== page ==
Psoriasis is a chronic inflammatory hyperproliferative disease of the skin, scalp, nails, and joints with genetic background affecting ~2–3% of the world population [1]. Chronic plaque psoriasis (psoriasis vulgaris) is by far the most common type, but other morphological variants include guttate psoriasis, flexural or 'inverse' forms (body folds), sebopsoriasis, erythrodermic psoriasis (total body redness and scaling), and pustular psoriasis (localized or generalized palmar plantar disease) [2]. Psoriasis may have profound effects on psychological well-being and social functioning and has significant associated comorbidities, with cardiometabolic dysfunction and psoriatic arthritis (PsA) being at the forefront [3]. It is believed that psoriasis is most likely a T helper (Th) 1/Th17-induced inflammatory disease [4]. Many researchers believe that psoriasis results from interplay between genetic susceptibility, skin barrier defect, and dysregulation of innate and adaptive immunity [5]. T cells, antigen-presenting cells, keratinocytes, Langerhans cell, macrophages, natural killer cells, an array of Th1-type cytokines, and certain growth factors like vascular endothelial growth factor, keratinocyte growth factor, and others have been suggested to play a key role in the pathogenesis of psoriasis [6]. Although a genetic basis exists, environmental triggers exacerbate symptoms. Various lifestyle factors (e.g. smoking, alcohol use, obesity, and emotional stress) have been associated with its morbidity [7]. Calgranulin C (Cal C) belongs to the S100 family of calcium-binding proteins and has been cloned from human cornea and neutrophils. It has been localized to human chromosome 1q21. The predicted protein has 91 amino acids and a molecular weight of 10.6 kDa [8]. Its metal-binding domain was found to bind calcium as well as zinc ions [9]. Among the unique features of this protein family are the clustering of almost all S100 genes on the same chromosomal band, lq21, and also the insertion of two extra residues in the N-terminal loop of EF-hand motif. The structural asymmetry between the two EF-hands is reflected in differences in the Ca2+-binding affinities [10]. S100A12 showed the closest protein that interacts with receptor for advanced glycation endproducts (RAGE), the association with disease activity, and therapeutic response. S100A12 is a proinflammatory RAGE. S100A12 is highly expressed in several inflammatory diseases and has been highlighted as a marker for inflammatory bowel disease [11]. S100A12 may have the strongest potential to activate RAGE. When S100A12 binds to RAGE, a proinflammatory response has been demonstrated in vivo and in vitro with the activation of nuclear factor κB (NF-κB) and increased secretion of interleukin (IL)-6, IL-1β, and tumor necrosis factor-α. Blocking RAGE using anti-RAGE IgG or soluble RAGE, a decoy form of the receptor that limits access of ligands to RAGE, reduced inflammation and atherosclerosis [12]. The exact physiologic role of Cal C is not clear. Its expression in inflammatory dermatoses made it a candidate marker of inflammation [13]. In involved psoriatic epidermis, S100A12 is expressed in the suprabasal epidermal layers [14]. Cal C in psoriasis lowers the intracellular calcium concentration, which in turn leads to the continued proliferation and lack of differentiation of psoriatic keratinocytes. In addition, Cal C could also interfere with the effect of calcium on tyrosine-specific kinases, as tyrosine phosphorylation was found to play a major role in keratinocyte differentiation [15]. S100A12 protien overexpression in psoriatic epidermis has been shown to act through positive feedback loop and stimulates proliferation and growth of keratinocytes [16]. Intracellular signaling via protein kinases induces-NF-κB dependent secretion of different cytokines. NF-κB plays a central role in the pathogenesis of synovitis in rheumatoid arthritis (RA) and PsA [17]. The aim of this study was to clarify the possible role of Cal C protein in psoriasis and to correlate its level with disease severity.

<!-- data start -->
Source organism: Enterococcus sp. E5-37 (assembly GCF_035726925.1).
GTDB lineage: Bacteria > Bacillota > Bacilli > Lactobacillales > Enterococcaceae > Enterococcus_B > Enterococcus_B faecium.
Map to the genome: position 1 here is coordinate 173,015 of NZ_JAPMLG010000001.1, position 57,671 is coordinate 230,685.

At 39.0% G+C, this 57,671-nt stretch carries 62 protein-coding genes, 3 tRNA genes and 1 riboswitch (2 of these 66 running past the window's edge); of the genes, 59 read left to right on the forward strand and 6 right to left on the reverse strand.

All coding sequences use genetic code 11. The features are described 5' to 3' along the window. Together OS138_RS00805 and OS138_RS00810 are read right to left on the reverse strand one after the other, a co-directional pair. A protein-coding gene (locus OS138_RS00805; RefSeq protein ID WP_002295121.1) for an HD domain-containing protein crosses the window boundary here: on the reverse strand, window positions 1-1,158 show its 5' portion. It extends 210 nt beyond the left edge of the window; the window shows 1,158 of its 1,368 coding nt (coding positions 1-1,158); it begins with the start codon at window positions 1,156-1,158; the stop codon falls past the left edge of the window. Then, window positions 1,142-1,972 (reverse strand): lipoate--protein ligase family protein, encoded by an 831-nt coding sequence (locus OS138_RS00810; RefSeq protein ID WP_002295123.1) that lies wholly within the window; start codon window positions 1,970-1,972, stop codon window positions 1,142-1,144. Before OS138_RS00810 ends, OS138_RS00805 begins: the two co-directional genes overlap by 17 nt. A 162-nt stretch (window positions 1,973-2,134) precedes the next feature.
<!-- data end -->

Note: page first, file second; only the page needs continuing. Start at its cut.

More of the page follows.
Patients and Methods Top